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Jewish Journal

Maimonides, Communion wafers and religious ignorance

by Brad A. Greenberg

September 28, 2010 | 1:06 pm

The Pew Forum on Religion & Public Life published a study today that religious folk are assumed to be taking pretty hard. What does it mean—that’s the loose reference to the “Double Rainbow Song”—that atheists and agnostics know more about Christianity than Protestants and Catholics? Nothing unexpected, according to my boss at GetReligion:

That is just accurate enough to be misleading. It’s also not all that surprising. I know very few people who are as obsessed with the fine details of religion as highly motivated unbelievers. As the old saying goes, the opposite of love is not hate, it’s apathy.

Or as I heard from another friend this morning:

I can’t be alone in thinking it would be more surprising if atheists/agnostics were LESS knowledgeable on basic facts than others. I mean, atheists have to be some of the most interested-in-religion people out there. It’s like how a son who hates his father remembers EVERYTHING about him.

So what actually did the survey show?

More than four-in-ten Catholics in the United States (45%) do not know that their church teaches that the bread and wine used in Communion do not merely symbolize but actually become the body and blood of Christ. About half of Protestants (53%) cannot correctly identify Martin Luther as the person whose writings and actions inspired the Protestant Reformation, which made their religion a separate branch of Christianity. Roughly four-in-ten Jews (43%) do not recognize that Maimonides, one of the most venerated rabbis in history, was Jewish.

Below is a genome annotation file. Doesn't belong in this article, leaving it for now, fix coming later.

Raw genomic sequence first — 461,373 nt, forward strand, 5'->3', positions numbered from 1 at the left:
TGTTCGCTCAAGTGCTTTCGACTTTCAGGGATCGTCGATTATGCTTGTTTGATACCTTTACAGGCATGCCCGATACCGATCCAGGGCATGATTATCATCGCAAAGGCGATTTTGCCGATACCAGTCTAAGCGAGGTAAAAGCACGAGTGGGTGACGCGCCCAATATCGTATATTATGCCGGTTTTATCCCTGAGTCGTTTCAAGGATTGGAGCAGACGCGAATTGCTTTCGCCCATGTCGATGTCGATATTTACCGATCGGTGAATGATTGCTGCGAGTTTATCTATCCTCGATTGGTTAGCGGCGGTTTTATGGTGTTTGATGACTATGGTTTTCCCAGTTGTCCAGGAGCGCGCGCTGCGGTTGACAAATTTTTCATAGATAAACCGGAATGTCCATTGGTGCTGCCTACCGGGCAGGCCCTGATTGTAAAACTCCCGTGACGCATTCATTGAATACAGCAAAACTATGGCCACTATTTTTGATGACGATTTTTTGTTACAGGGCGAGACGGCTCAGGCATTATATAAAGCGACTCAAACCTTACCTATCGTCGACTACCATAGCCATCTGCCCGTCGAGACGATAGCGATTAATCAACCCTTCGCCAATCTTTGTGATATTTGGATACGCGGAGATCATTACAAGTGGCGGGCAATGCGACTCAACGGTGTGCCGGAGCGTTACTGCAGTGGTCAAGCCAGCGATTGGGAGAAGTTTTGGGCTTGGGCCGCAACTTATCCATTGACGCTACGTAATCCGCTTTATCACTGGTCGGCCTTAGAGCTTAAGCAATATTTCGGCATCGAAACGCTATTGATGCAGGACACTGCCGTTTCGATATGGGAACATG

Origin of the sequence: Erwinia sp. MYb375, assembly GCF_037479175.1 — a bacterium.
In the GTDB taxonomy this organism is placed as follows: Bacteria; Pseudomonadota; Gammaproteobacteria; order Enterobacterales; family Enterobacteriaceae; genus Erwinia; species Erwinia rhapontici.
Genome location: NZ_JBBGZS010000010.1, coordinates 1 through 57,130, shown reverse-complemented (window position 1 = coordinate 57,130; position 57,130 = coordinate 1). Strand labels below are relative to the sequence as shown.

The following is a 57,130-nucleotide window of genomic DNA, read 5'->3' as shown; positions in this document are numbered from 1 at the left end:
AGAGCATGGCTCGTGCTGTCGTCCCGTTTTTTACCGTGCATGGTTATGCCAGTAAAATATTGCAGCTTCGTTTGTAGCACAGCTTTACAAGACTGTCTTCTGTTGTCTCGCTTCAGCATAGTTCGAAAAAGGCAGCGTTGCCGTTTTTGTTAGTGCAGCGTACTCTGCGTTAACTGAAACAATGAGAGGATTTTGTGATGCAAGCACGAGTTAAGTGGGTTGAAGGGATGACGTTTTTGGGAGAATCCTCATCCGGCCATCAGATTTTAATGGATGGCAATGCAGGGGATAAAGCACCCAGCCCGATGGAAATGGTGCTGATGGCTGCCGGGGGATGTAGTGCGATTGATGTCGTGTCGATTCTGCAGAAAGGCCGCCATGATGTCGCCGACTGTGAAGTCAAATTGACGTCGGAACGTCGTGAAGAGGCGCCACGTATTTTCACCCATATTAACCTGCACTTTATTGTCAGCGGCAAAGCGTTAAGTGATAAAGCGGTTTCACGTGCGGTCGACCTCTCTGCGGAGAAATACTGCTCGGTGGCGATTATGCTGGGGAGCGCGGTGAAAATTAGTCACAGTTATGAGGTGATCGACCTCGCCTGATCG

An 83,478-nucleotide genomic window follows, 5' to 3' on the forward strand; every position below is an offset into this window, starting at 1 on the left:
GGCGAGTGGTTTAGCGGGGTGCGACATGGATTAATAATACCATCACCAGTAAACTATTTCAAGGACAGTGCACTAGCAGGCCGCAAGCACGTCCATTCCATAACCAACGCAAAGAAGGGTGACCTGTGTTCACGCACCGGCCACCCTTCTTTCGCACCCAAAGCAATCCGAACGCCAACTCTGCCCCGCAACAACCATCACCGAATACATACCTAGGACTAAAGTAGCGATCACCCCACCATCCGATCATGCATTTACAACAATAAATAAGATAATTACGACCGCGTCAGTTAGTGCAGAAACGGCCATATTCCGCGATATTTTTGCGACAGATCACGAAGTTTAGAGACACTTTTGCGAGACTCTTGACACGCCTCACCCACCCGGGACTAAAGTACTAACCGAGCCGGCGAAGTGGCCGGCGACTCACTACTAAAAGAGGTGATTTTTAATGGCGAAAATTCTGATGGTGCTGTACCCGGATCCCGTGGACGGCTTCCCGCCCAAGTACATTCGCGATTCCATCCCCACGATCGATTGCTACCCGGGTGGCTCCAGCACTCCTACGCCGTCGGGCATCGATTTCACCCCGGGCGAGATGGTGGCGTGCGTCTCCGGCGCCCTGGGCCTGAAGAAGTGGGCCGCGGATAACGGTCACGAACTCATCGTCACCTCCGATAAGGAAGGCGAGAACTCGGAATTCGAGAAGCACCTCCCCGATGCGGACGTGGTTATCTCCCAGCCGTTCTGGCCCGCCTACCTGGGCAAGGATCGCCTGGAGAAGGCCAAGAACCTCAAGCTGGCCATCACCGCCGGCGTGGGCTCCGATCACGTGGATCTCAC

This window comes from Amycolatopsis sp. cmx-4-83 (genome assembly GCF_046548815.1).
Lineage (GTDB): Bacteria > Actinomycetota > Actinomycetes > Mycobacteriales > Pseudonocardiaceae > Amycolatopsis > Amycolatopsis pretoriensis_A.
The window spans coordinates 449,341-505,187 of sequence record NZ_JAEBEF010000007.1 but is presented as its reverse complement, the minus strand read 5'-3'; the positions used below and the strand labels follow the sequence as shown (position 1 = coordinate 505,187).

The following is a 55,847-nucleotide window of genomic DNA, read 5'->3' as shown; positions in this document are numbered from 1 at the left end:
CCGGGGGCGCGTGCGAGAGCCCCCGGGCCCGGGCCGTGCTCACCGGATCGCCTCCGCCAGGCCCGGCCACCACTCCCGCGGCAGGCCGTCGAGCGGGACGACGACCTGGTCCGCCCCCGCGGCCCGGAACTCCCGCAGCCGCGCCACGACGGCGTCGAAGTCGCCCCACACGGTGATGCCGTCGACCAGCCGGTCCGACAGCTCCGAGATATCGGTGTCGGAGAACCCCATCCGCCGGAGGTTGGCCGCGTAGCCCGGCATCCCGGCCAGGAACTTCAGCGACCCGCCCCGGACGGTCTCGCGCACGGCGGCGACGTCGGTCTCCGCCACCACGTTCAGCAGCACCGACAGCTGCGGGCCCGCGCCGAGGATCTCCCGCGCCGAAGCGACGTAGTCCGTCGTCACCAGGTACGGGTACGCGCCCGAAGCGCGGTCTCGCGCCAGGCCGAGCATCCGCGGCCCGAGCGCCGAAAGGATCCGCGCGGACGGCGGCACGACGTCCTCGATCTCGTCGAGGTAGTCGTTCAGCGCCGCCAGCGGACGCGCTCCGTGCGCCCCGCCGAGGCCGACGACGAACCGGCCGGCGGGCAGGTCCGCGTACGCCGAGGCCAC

In addition, fewer than half of Americans (47%) know that the Dalai Lama is Buddhist. Fewer than four-in-ten (38%) correctly associate Vishnu and Shiva with Hinduism. And only about a quarter of all Americans (27%) correctly answer that most people in Indonesia – the country with the world’s largest Muslim population – are Muslims.

There is a lot more in the study report here. It includes a chart of how members of religious groups scored on average on the 32-question quiz. If you think you could do better—and I’m sure you could—than test your knowledge here. But bettor beware: It’s hard than you may recall just to name the Ten Commandments.

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